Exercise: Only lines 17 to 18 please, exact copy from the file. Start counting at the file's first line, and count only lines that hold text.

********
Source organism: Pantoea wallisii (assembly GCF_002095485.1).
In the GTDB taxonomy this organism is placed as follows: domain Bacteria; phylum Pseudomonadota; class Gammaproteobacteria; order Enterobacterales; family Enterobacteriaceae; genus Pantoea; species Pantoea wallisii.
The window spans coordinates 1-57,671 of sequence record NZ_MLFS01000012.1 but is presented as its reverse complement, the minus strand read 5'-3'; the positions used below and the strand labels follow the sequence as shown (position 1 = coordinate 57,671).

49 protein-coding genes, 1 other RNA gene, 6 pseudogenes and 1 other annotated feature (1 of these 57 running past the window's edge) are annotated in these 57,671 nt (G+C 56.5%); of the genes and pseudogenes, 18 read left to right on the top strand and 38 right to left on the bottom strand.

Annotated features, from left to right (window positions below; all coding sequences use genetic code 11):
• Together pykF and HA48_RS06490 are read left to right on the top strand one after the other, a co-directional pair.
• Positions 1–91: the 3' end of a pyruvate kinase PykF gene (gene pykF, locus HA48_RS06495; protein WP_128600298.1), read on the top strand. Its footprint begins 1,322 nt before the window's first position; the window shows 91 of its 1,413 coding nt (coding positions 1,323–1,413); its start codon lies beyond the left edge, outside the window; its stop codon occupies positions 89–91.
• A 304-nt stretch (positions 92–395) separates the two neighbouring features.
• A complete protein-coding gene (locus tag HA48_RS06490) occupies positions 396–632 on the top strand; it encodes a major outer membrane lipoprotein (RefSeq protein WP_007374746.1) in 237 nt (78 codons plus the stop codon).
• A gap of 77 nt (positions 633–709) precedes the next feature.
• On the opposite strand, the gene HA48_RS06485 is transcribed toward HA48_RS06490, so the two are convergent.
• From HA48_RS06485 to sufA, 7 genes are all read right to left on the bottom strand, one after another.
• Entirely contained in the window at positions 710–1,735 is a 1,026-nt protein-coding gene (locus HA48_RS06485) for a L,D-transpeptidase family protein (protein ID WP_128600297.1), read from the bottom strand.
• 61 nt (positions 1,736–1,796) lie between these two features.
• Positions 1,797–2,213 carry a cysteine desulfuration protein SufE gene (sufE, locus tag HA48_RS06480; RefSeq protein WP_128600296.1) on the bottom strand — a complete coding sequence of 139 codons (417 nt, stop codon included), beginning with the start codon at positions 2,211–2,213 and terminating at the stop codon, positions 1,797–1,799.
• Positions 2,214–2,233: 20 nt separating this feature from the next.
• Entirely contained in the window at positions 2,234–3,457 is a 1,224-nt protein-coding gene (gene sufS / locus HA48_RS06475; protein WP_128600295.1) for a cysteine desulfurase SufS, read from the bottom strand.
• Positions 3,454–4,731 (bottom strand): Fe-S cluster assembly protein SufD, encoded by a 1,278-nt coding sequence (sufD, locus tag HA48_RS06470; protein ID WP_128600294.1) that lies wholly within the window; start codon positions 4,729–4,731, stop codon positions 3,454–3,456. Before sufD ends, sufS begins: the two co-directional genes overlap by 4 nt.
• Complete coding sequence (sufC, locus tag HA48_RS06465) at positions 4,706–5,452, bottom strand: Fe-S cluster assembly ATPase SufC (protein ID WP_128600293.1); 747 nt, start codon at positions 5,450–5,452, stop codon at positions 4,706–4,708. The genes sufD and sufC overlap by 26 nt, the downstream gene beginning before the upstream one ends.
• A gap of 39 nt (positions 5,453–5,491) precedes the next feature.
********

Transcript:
• Entirely contained in the window at positions 2,234–3,457 is a 1,224-nt protein-coding gene (gene sufS / locus HA48_RS06475; protein WP_128600295.1) for a cysteine desulfurase SufS, read from the bottom strand.
• Positions 3,454–4,731 (bottom strand): Fe-S cluster assembly protein SufD, encoded by a 1,278-nt coding sequence (sufD, locus tag HA48_RS06470; protein ID WP_128600294.1) that lies wholly within the window; start codon positions 4,729–4,731, stop codon positions 3,454–3,456. Before sufD ends, sufS begins: the two co-directional genes overlap by 4 nt.